Malaria still biggest killer of children in Africa

Every 30 seconds a child dies of malaria and by 2006 more than 247million cases of malaria were reported, resulting in a million deaths of mostly African children.

Every 30 seconds a child dies of malaria and by 2006 more than 247million cases of malaria were reported, resulting in a million deaths of mostly African children.

It remains one of the world's greatest child killers and accounts for close to 40percent of public health funding.

Long-lasting insecticide-treated bednets and artemisinin-based combination therapy has been the main method used to reduce malaria. But, the surfacing of vectors resistant to insecticides used in bednets might compromise the efforts to eradicate the disease.

The two types of malaria control investigated in the study were house screening - either full screening of windows, doors and closing eaves and other holes where mosquitoes could enter or screened ceilings only.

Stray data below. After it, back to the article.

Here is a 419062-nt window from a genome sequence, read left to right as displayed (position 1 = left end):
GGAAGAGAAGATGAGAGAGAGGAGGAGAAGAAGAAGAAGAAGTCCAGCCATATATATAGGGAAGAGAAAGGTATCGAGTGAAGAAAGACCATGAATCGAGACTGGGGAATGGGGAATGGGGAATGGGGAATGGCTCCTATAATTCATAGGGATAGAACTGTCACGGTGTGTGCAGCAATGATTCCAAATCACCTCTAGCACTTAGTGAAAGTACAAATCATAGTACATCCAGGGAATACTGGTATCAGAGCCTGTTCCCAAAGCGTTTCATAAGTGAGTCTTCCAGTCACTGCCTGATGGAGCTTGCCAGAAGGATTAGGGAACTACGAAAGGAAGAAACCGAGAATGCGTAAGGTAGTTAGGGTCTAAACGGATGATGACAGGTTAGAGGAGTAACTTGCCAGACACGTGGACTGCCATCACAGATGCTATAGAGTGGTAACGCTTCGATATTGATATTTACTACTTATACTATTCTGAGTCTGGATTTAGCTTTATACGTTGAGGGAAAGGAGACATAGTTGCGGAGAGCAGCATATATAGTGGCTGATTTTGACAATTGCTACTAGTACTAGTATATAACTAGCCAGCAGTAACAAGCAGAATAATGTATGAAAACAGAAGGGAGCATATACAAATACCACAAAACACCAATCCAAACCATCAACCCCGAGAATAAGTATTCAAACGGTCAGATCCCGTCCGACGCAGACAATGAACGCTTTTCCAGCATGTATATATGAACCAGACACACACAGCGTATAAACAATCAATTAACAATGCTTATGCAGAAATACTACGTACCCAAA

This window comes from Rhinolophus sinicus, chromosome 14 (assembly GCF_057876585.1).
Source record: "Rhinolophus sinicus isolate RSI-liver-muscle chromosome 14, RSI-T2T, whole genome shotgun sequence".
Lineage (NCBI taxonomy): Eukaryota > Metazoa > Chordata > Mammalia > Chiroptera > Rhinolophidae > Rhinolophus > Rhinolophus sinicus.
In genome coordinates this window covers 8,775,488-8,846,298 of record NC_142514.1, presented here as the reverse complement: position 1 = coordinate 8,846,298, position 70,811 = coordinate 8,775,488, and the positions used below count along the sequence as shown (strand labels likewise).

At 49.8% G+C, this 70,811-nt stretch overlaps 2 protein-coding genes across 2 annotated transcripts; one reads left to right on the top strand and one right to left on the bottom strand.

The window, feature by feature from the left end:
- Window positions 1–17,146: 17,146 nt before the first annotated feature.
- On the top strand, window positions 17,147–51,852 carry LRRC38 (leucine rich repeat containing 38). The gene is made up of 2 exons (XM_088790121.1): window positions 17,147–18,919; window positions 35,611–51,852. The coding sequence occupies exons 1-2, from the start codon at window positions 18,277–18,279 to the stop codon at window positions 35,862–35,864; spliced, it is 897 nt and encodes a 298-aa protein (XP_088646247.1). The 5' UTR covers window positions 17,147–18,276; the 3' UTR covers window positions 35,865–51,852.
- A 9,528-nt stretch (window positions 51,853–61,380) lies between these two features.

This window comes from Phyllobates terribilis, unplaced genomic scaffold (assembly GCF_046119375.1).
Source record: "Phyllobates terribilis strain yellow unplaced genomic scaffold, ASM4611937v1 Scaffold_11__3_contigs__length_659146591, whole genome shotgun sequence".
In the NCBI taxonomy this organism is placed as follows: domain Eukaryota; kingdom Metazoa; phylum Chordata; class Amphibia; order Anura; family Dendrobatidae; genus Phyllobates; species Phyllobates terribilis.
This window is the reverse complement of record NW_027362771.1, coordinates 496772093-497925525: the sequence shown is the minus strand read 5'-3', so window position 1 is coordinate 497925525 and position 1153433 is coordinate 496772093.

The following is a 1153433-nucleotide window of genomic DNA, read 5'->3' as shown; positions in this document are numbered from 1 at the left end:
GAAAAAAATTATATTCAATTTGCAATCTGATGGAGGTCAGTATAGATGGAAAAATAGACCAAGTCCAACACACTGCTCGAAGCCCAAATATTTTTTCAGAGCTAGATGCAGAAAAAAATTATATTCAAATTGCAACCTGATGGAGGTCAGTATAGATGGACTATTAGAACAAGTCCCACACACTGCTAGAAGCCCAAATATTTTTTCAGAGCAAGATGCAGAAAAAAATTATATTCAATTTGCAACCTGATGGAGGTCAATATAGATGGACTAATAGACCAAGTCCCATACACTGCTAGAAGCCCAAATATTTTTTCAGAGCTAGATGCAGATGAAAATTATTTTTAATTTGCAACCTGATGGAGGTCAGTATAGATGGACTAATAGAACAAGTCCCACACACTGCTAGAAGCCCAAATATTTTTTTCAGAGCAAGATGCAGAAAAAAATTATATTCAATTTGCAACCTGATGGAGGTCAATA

Researchers assessed whether either method could prevent the entry of mosquitoes to homes leading to the reduction of anaemia- related malaria among children in Farafenni town in Gambia.

The UK Medical Research Council-funded study surveyed 462 households. Up to 188 homes were fully screened, 178 had screened ceilings while 96 had no screening. A trap was used to capture mosquitoes that had entered the homes.

Houses that received full screening experienced a 59percent reduction in mosquitoes, while those with screened ceilings showed a decrease of 49percent.

Children from both the partly screened and fully screened homes were half as likely to have malaria-related anaemia in comparison with those from unscreened homes.

Laurence Slutsker and John Gimnig of the Centre for Disease Control and Prevention welcomed the results but warned that further research was needed to determine whether the strategy could be incorporated with other prevention methods.

"House screening to prevent malaria historically might have contributed more to malaria control and elimination than previously thought. But further research is needed to determine when and how this strategy should be integrated with other vector control interventions such as long-lasting insecticide-treated bednets to provide added (or synergistic) benefits," they said. -Health-e News

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